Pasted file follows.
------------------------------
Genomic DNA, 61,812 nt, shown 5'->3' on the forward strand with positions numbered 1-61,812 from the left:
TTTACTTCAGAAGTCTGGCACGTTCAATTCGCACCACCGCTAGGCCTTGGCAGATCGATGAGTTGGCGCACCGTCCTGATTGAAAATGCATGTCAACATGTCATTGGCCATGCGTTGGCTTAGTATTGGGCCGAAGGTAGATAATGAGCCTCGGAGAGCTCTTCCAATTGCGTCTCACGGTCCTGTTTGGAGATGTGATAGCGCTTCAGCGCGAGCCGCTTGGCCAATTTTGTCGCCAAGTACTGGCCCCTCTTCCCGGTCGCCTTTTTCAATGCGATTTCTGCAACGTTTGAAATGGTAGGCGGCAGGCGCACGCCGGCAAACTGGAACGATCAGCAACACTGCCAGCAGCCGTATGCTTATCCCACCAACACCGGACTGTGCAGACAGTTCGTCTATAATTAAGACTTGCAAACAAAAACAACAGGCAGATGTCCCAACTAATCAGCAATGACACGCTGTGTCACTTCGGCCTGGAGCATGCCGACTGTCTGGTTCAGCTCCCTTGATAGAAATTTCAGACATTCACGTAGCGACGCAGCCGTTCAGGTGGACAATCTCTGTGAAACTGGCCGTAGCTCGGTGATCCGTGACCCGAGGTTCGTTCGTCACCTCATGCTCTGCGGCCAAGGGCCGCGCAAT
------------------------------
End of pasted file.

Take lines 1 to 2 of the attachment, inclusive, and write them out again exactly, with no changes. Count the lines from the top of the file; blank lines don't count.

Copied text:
Genomic DNA, 61,812 nt, shown 5'->3' on the forward strand with positions numbered 1-61,812 from the left:
TTTACTTCAGAAGTCTGGCACGTTCAATTCGCACCACCGCTAGGCCTTGGCAGATCGATGAGTTGGCGCACCGTCCTGATTGAAAATGCATGTCAACATGTCATTGGCCATGCGTTGGCTTAGTATTGGGCCGAAGGTAGATAATGAGCCTCGGAGAGCTCTTCCAATTGCGTCTCACGGTCCTGTTTGGAGATGTGATAGCGCTTCAGCGCGAGCCGCTTGGCCAATTTTGTCGCCAAGTACTGGCCCCTCTTCCCGGTCGCCTTTTTCAATGCGATTTCTGCAACGTTTGAAATGGTAGGCGGCAGGCGCACGCCGGCAAACTGGAACGATCAGCAACACTGCCAGCAGCCGTATGCTTATCCCACCAACACCGGACTGTGCAGACAGTTCGTCTATAATTAAGACTTGCAAACAAAAACAACAGGCAGATGTCCCAACTAATCAGCAATGACACGCTGTGTCACTTCGGCCTGGAGCATGCCGACTGTCTGGTTCAGCTCCCTTGATAGAAATTTCAGACATTCACGTAGCGACGCAGCCGTTCAGGTGGACAATCTCTGTGAAACTGGCCGTAGCTCGGTGATCCGTGACCCGAGGTTCGTTCGTCACCTCATGCTCTGCGGCCAAGGGCCGCGCAAT